This article was published in Australian Dictionary of Biography, Volume 12, (MUP), 1990
John Leopold Weingarth (1862-1925), surveyor, was born on 8 June 1862 in Sydney, second son of Henry Weingarth, a baker from Sobernheim, Prussia, and his Irish wife Bridget, née Canny. Educated at St Stanislaus's College, Bathurst, John was an enthusiastic sportsman, good footballer and all-round athlete. He entered the Department of Lands as a cadet draughtsman, worked as an assistant to Edward McFarlane in the Western Land District and was licensed as a surveyor on 6 July 1883. Weingarth practised as a departmental surveyor in the Western Division, then joined J. T. Cahill in partnership in Sydney in 1886 before setting up on his own. On 30 June 1891 at St James's Catholic Church, Glebe, Weingarth married Gertrude Lawn; they were to have four children. In 1903 he corresponded with Sir Edmund Barton about the choice of a site for the Federal capital.
Active and successful, Weingarth soon became one of the State's most experienced private surveyors, known for his identification surveys, road formation and street alignments. His advice as an expert witness was eagerly sought in lawsuits. He published Identification Surveys: Freehold Title and Torrens Title (1913), a standard reference still esteemed by surveyors for its clarity and accuracy; it is used, inter alia, by lawyers in assessing the culpability of negligence of surveyors and in deciding whether to sue for damages.
Expert in the design and formation of racecourses, Weingarth supervised their construction at Randwick, Rosehill, old Warwick Farm, Kensington, Rosebery Park and Epping. As official surveyor to the Australian Jockey Club, he also designed new Warwick Farm and the 1921 improvements at Randwick. His scientific approach weighed carefully the relationships of curves, centrifugal forces, safety and equal opportunities, while his observations on galloping horses, stride and landing expanded significantly the standard textbooks.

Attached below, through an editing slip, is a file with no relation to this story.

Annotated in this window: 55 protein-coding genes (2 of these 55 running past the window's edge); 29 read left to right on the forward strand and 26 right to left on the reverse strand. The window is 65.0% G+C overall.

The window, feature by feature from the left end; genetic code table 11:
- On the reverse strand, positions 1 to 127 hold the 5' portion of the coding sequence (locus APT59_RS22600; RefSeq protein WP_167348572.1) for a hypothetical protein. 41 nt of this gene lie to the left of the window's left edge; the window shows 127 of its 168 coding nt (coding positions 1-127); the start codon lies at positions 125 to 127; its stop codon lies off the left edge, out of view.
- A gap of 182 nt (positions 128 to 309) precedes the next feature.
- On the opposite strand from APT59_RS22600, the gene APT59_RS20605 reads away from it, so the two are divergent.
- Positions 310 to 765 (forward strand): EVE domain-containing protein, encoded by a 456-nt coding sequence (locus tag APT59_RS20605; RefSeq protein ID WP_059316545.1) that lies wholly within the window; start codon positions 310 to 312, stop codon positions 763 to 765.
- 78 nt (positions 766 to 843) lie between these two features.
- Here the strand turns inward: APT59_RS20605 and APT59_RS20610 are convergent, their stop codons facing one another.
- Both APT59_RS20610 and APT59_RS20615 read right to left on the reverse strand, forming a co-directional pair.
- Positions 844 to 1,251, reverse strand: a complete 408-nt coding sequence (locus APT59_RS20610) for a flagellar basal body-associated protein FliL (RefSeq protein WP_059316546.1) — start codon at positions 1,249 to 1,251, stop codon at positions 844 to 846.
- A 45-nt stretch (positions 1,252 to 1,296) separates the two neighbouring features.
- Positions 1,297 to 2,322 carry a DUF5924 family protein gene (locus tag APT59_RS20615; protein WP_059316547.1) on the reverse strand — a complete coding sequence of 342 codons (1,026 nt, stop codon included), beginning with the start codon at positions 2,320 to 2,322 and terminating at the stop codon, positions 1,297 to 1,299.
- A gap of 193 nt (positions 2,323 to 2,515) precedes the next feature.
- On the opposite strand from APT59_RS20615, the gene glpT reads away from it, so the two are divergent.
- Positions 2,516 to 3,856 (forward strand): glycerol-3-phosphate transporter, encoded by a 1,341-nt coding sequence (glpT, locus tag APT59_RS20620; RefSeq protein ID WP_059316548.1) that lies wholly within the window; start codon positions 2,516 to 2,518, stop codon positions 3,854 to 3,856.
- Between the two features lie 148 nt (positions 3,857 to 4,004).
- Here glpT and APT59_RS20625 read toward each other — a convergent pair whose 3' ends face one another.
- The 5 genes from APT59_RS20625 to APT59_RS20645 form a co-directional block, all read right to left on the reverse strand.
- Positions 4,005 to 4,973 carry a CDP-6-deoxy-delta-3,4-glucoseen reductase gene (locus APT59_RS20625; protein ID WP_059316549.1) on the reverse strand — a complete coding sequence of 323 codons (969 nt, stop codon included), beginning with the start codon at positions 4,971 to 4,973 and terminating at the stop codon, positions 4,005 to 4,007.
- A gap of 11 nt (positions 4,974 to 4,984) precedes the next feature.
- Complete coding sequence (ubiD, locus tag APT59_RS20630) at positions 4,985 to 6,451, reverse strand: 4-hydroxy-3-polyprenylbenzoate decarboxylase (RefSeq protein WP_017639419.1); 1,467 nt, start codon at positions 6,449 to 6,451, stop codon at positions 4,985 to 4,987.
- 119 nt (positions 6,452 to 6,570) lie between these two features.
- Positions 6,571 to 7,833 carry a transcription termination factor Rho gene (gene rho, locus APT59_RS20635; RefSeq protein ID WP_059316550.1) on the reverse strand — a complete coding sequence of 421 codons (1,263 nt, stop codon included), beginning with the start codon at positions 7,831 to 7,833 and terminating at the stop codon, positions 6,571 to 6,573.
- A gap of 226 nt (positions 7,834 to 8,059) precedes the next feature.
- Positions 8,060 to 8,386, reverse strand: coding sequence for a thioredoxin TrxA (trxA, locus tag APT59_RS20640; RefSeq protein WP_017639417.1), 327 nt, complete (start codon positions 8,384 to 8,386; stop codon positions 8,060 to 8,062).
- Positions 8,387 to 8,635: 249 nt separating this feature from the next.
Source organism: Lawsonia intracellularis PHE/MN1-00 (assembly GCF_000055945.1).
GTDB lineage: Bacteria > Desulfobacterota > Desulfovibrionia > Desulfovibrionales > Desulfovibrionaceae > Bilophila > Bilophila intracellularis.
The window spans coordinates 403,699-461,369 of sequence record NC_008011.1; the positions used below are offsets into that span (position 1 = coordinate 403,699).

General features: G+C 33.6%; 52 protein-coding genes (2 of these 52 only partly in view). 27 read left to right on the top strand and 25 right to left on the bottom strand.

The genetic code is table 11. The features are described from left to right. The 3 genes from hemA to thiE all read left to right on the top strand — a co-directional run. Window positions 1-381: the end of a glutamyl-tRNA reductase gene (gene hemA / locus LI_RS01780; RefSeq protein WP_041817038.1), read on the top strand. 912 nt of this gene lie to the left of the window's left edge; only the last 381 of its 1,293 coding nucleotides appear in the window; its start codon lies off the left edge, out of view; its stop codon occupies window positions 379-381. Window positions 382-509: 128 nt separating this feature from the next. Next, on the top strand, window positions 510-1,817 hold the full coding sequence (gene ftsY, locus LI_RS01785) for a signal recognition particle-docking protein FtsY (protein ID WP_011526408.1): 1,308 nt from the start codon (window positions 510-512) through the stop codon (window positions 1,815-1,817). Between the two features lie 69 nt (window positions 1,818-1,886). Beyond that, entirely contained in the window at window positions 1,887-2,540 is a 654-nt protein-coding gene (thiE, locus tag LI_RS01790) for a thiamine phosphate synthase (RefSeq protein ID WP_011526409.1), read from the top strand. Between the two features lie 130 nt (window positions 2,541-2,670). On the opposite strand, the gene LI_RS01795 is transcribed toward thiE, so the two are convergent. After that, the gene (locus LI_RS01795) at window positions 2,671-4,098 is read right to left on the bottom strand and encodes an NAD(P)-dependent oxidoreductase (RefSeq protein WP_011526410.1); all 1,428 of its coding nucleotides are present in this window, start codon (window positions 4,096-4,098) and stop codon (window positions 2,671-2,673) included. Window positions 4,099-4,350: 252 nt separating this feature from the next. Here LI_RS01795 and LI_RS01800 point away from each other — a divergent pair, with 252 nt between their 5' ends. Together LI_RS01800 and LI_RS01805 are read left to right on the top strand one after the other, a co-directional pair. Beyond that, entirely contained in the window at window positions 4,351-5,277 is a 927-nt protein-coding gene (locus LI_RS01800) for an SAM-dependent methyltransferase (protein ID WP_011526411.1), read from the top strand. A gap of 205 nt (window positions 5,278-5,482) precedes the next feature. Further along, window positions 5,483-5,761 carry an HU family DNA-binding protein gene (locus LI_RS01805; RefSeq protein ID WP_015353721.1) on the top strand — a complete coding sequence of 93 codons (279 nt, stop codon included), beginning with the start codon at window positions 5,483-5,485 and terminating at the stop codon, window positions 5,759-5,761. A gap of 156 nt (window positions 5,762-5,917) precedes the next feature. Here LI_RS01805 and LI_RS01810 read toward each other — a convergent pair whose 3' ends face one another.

After his sons Jack and Delman qualified as surveyors, in January 1919 he established John Weingarth & Sons, licensed surveyors; the firm suffered an initial setback when Jack, who had served with the Australian Flying Corps and was interested in the potential of aerial survey, died in an accident in England. A visit to the United States of America in 1922 enabled Weingarth to study the latest methods of road construction; he later canvassed the comparative costs and advantages of new technologies for laying asphalt roads.
A council-member for many years and president (1915-16) of the Institution of Surveyors, New South Wales, he was a member of its board of examiners and later edited the Surveyor. His series on pioneer surveyors (1916-20) provided a detailed account of the progress of the profession; his interests spread into local history and he became an active member of the Royal Australian Historical Society. Weingarth's articles on the Macleay, Nambucca and Bellinger districts provide the first trained and critical linking of map and land records with these areas.
Survived by his wife, a daughter and a son, Weingarth died of an aneurysm of the aorta on 7 March 1925 at his home in Etham Avenue, Darling Point, and was buried in Waverley cemetery after a service in St Mary's Cathedral. His Castlereagh Street firm continued until Delman's death in 1962.
John Atchison, 'Weingarth, John Leopold (1862–1925)', Australian Dictionary of Biography, National Centre of Biography, Australian National University, http://adb.anu.edu.au/biography/weingarth-john-leopold-9039/text15921, published first in hardcopy 1990, accessed online 26 March 2017.
This article was first published in hardcopy in Australian Dictionary of Biography, Volume 12, (MUP), 1990